Al-Akhbar, an independent pro-opposition newspaper, wrote in its lead editorial on May 8: “Yesterday’s incidents constituted a strategic shift in the internal and regional struggle over managing the situation in Lebanon. While the opposition hid under the cover of the labor protests to register an objection, the most prominent of its type yet, to the policies of the ruling team, the ruling team expressed its commitment to its decisions and launched discussions about a plan of action which includes managing the confrontation on the ground while also calling for help from the Arab world and international Security Council to protect itself in Lebanon… Beirut witnessed yesterday the most violent confrontations in a long time after both sides violated the redlines and headed with firm steps towards an armed confrontation that is expected to be resumed today so long as no political agreement emerges into the light.
“Knowledgeable sources reported that the opposition, and especially Hezbollah, is not about to backtrack from the movement they started yesterday until the government recants the decisions it announced on Tuesday. It was learned that a security aide to MP Sa’d Al-Hariri suggested in the past few hours a solution which entails the government freezing its decision to dismiss the head of airport security General Wafiq Shqier and the issuance of a statement in which Al-Hariri considers the communication network part of the resistance’s weapons, but this was denied by March 14 sources, who confirmed that the government is not about to backtrack and that the opposition will bear responsibility for the steps the parliamentary majority is contemplating.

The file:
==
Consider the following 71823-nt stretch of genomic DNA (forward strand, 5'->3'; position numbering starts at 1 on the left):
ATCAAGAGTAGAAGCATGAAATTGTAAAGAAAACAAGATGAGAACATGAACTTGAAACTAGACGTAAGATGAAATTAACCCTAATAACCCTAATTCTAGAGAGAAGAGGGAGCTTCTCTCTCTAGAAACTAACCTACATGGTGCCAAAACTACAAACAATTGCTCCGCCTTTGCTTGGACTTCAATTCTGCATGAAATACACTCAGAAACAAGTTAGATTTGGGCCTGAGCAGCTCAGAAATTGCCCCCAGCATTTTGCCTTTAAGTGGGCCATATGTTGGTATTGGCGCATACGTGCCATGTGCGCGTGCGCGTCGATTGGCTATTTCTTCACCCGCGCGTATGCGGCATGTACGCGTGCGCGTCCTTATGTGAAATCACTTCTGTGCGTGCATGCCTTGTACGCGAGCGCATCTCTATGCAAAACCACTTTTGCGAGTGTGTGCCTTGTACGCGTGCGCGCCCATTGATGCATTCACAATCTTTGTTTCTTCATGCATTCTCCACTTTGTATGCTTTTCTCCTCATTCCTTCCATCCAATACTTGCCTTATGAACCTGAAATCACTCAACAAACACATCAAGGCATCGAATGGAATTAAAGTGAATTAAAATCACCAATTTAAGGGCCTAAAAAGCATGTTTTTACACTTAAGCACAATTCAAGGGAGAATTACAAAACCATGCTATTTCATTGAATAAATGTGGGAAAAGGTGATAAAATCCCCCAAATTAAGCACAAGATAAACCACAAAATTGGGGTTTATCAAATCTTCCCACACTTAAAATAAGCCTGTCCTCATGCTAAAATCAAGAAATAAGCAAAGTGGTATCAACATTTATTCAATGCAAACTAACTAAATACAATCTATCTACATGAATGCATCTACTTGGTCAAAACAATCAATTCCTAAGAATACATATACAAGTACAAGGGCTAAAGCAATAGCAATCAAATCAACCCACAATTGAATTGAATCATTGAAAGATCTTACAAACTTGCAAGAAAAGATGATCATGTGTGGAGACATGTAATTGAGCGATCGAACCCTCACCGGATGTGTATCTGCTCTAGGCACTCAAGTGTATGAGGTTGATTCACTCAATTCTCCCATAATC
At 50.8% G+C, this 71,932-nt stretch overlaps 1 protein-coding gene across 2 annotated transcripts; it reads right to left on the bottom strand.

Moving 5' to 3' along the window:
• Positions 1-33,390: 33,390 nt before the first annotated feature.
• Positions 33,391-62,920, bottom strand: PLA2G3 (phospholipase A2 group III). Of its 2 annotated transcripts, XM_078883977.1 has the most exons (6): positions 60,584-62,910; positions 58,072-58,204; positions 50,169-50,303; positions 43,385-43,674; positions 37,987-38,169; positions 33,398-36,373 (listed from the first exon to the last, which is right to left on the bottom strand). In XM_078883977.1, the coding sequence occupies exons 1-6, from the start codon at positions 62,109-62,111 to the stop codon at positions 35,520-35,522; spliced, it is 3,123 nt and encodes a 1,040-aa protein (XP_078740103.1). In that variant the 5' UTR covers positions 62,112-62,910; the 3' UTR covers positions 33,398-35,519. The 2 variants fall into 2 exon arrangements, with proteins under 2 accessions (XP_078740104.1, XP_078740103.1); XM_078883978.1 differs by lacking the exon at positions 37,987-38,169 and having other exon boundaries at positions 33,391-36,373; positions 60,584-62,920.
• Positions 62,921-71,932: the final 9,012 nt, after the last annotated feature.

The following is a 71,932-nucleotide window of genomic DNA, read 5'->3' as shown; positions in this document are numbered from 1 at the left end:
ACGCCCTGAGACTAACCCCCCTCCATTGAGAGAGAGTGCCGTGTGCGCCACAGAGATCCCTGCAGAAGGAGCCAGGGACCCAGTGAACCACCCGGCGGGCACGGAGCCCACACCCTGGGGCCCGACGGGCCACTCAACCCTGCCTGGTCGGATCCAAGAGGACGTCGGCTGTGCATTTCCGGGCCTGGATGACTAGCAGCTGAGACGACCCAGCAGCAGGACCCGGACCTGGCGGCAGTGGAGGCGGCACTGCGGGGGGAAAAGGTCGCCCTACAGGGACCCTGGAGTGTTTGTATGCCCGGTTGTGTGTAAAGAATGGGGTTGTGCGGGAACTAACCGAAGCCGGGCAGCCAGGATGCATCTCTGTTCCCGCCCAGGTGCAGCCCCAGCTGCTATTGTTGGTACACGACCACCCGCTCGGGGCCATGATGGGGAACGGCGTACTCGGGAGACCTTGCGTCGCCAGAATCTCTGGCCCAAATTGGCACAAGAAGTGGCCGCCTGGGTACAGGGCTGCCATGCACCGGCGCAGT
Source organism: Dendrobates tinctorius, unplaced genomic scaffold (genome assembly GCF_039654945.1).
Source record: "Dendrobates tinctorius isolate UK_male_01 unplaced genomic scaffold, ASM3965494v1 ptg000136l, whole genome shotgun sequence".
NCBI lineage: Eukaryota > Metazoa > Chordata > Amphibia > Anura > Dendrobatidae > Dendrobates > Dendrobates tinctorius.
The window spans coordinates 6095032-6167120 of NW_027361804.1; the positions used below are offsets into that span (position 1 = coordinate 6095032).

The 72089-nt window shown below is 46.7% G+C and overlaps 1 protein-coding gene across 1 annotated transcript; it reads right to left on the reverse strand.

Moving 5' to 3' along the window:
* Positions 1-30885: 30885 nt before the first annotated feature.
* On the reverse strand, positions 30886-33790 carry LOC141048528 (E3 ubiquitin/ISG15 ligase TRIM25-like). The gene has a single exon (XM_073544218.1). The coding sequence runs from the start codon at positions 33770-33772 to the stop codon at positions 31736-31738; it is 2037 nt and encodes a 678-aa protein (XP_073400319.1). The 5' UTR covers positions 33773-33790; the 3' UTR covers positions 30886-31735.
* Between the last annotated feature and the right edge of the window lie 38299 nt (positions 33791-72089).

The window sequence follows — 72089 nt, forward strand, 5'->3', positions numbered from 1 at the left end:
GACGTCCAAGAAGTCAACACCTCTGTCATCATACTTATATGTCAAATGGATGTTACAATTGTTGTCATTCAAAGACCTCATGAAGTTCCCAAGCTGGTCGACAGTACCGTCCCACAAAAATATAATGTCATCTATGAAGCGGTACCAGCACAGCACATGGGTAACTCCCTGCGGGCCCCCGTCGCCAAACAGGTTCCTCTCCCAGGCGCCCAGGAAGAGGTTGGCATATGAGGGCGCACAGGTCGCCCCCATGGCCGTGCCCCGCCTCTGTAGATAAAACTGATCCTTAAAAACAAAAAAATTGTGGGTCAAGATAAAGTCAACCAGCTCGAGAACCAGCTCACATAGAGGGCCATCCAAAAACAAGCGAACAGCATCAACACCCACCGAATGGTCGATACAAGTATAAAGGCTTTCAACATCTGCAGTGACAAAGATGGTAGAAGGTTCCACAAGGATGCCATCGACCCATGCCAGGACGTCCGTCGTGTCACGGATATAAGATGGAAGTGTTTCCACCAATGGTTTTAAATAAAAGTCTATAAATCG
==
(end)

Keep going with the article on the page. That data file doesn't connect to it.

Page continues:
“These steps include asking the Arab League and the Security Council to interfere through all available means to “protect Lebanon from a coup led by Hezbollah with the support of Syria and Iran”. This team hurriedly asked for help from Mufti Muhammad Rashid Qabbani to add a sectarian dimension on the ongoing confrontation and Qabbani responded by launching an attitude which was unique in its animosity towards Hezbollah and Iran...
"Beirut witnessed throughout yesterday intense clashes between the opposition and ruling team interspersed with armed clashes unprecedented in their intensity. The firefights continued until late last night along several axes in the capital and the areas adjacent to the southern suburbs. The Lebanese army tried to contain the situation after militants from the opposition forced the evacuation of civilian and military outposts of the Future Movement, which hastened to deploy dozens of militants in Qureitim, Spears, and other areas…
“The opposition forces, especially Hezbollah and the Amal movement, closed a number of roads, especially the one leading to the airport where prominent employees were informed that the opposition has decided to keep it closed until further notice, which pushed the ruling team to talk about plans to open Al-Qulei’at airport. There were a series of communications yesterday but most of them focused on the security aspects between the Lebanese army and partisan factions and were aimed at trying to contain the situation and open the roads, especially after the army refused to enter into any clashes with the opposition while the internal security forces retreated from the scene. Some Arab and western embassies moved in an attempt to understand what is going on.
“A noticeable state of shock affected the Saudi and American diplomacies who hastened to issue new warnings to their citizens to leave Lebanon as soon as possible. The opposition forces decided to continue their daily protests in the same places and sources announced that the protestors would not leave the streets and would continue escalating their protests to the extent of launching a civil disobedience movement, but the sources didn't reveal the steps that the opposition intends to implement on the ground.” - Al-Akhbar Lebanon, Lebanon